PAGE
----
transient, integral to the application or add-ons. Variations are
often called toolbars, palettes, panels, inspectors, sidebars, or
status bars.

<greg> As Jan points out, menu bars would fit in the definition; Greg
points out that in standard Windows-based applications one cannot move
the menu bar.

<greg> But it's AA so OK.

<greg> A collection of commonly used controls presented in a region
that can be configured or navigated separately from other regions.
Such containers may be docked or free-floating, permanent or
transient, integral to the application or add-ons. Variations are
often called toolbars, palettes, panels, inspectors, sidebars, status
bars, and menus.

resolved: add 2.8.1 and 2.8.2 and glossary add editors

<kford> 3.2.x Provide spell checking functionality

<kford> User agents provide spell checking functionality for text
created inside the user agent (level AA).

<kford> Intent:

<kford> Users with various disabilities benefit from the features
found in spell checkers today when composing text. It is commonplace
to create significant amounts of content inside a user agent today for
tasks such as email, social networking and web-based productivity
applications such as word processors. The intent of this success
criteria is to ensure that users with disabilities can easily...

<kford> ...correct spelling errors when compsoing text.

<kford> Example:

<kford> Amanda is dyslecix and frequently spells words incorrectly.
She is able to correct words when alerted to the errors. She navigates
to her web-based email application and composes a new message. The
user agent alerts her to spelling errors as she is typing and she
quickly corrects the mistakes and sends an error free message.

<scribe> ACTION: greg to review definition of toolbar as it may
include having the entire UI be configurable including menus, status
bars, etc [recorded in
http://www.w3.org/2012/06/05-ua-minutes.html#action01]

<trackbot> Created ACTION-735 - Review definition of toolbar as it may
include having the entire UI be configurable including menus, status
bars, etc [on Greg Lowney - due 2012-06-12].
Spell Checking

<kford> 3.2.x Provide spell checking functionality

<kford> User agents provide spell checking functionality for text
created inside the user agent (level AA).

<kford> Intent:

<kford> Users with various disabilities benefit from the features
found in spell checkers today when composing text. It is commonplace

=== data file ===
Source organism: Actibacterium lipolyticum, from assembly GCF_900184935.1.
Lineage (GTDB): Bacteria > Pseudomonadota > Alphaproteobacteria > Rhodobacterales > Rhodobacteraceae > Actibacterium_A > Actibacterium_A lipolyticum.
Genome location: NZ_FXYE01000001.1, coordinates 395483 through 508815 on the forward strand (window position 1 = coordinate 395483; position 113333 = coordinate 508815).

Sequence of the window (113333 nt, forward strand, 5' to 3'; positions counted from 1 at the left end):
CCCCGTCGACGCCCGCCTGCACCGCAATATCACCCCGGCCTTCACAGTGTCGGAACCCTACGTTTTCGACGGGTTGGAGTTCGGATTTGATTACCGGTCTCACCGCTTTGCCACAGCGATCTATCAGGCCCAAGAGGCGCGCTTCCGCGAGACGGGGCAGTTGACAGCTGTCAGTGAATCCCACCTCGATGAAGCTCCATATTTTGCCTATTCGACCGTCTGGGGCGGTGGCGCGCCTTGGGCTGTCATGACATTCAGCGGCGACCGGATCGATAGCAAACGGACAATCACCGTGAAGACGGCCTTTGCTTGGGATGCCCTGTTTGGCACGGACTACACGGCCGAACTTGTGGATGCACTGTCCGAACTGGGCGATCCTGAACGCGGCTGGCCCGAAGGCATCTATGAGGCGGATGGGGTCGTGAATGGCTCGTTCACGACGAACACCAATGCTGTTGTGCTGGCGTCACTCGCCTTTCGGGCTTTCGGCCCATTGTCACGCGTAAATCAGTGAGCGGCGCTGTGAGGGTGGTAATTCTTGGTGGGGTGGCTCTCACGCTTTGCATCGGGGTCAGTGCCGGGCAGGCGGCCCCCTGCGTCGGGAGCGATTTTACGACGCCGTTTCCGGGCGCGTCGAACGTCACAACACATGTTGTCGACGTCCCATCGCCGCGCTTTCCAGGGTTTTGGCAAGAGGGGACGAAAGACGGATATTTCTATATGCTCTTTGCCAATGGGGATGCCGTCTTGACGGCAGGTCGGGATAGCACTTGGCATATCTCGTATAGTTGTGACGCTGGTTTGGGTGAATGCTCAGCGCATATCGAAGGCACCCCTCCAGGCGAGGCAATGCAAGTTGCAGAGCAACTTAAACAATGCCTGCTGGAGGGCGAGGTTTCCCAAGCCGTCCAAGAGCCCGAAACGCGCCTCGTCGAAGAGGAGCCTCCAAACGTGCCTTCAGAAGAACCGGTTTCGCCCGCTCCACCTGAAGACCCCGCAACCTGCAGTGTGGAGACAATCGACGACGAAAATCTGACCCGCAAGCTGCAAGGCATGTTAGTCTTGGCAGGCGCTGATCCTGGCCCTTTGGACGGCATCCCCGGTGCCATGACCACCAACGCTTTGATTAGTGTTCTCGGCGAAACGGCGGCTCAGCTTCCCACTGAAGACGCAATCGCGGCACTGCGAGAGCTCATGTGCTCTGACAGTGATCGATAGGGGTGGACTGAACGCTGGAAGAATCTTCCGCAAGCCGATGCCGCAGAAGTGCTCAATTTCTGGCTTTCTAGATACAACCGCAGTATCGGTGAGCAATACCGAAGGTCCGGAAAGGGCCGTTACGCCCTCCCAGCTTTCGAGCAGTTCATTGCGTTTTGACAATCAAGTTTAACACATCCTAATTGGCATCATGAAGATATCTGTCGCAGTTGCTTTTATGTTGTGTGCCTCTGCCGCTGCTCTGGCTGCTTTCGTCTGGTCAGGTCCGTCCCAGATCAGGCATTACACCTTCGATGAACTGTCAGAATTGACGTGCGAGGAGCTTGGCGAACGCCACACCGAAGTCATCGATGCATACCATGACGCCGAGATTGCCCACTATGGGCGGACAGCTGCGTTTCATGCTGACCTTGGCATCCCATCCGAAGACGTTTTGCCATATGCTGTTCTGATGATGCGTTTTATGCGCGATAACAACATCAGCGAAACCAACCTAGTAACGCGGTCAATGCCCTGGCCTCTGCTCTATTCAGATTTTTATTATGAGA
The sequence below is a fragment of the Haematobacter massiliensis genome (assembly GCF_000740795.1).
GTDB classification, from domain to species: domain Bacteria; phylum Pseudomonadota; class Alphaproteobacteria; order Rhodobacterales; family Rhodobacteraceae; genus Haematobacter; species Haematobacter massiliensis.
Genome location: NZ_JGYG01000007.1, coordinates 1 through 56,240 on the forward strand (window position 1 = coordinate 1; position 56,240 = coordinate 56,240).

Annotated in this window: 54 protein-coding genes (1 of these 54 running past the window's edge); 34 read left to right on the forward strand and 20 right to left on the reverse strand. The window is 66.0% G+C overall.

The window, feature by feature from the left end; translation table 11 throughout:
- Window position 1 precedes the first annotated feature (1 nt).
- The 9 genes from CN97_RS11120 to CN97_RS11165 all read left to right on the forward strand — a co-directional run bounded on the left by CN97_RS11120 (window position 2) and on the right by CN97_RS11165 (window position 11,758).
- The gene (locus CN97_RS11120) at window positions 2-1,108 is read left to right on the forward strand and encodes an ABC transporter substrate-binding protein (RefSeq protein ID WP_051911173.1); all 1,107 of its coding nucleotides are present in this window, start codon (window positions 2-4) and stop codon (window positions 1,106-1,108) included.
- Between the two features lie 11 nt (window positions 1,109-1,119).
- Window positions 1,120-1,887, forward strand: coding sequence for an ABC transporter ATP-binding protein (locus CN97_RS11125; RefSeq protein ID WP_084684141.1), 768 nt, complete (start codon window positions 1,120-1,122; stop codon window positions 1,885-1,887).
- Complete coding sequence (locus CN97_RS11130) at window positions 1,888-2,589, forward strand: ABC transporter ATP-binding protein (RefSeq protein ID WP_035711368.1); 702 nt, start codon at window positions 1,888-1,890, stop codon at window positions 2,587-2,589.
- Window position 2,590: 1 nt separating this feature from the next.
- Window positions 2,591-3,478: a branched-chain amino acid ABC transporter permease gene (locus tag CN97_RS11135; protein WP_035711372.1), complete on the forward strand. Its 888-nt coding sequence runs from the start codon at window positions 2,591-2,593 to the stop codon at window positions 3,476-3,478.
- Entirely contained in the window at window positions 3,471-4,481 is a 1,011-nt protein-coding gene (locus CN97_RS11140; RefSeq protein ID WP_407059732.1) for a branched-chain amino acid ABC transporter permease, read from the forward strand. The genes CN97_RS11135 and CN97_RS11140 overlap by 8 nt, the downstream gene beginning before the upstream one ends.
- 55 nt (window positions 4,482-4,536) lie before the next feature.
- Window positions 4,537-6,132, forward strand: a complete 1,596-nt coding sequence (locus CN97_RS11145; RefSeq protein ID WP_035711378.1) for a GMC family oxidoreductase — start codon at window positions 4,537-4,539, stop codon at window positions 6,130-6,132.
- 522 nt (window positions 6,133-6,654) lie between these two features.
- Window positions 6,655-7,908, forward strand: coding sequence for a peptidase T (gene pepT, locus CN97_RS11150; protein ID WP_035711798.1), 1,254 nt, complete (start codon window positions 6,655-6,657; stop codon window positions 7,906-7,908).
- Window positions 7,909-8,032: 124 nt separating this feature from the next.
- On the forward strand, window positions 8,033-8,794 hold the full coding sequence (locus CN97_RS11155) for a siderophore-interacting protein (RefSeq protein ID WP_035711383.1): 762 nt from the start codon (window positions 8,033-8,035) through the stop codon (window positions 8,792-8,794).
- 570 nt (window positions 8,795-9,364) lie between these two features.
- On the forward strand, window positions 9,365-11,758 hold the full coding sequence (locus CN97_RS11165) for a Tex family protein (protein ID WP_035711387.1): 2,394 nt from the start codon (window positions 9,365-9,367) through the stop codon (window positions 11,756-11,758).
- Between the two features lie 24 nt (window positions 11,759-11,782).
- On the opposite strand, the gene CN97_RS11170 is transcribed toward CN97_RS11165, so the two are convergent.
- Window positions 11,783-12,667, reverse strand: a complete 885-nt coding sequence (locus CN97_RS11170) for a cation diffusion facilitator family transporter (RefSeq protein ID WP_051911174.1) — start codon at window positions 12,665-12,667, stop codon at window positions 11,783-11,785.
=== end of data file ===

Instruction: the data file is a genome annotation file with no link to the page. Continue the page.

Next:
to create significant amounts of content inside a user agent today for
tasks such as email, social networking and web-based productivity
applications such as word processors. The intent of this success
criteria is to ensure that users with disabilities can easily...

<kford> ...correct spelling errors when composing text.

<kford> Example:

<kford> Amanda is dyslexic and frequently spells words incorrectly.
She is able to correct words when alerted to the errors. She navigates
to her web-based email application and composes a new message. The
user agent alerts her to spelling errors as she is typing and she
quickly corrects the mistakes and sends an error free message.

gl: 'text created' make it text entered

jr: entered in UA text areas

<kford> 3.2.x Provide spell checking functionality

<kford> User agents provide spell checking functionality for text
entered inside the user agent by a user. (level AA).

<kford> Intent:

<kford> Users with various disabilities benefit from the features
found in spell checkers today when composing text. It is commonplace
to create significant amounts of content inside a user agent today for
tasks such as email, social networking and web-based productivity
applications such as word processors. The intent of this success
criteria is to ensure that users with disabilities can easily...

<kford> ...correct spelling errors when composing text.

<kford> Example:

<kford> Amanda is dyslexic and frequently spells words incorrectly.
She is able to correct words when alerted to the errors. She navigates
to her web-based email application and composes a new message. The
user agent alerts her to spelling errors as she is typing and she
quickly corrects the mistakes and sends an error free message.

<greg> User agents provide spell checking functionality for text users
enter in the user agent. (level AA).

<kford> Intent:

<kford> Users with various disabilities benefit from the features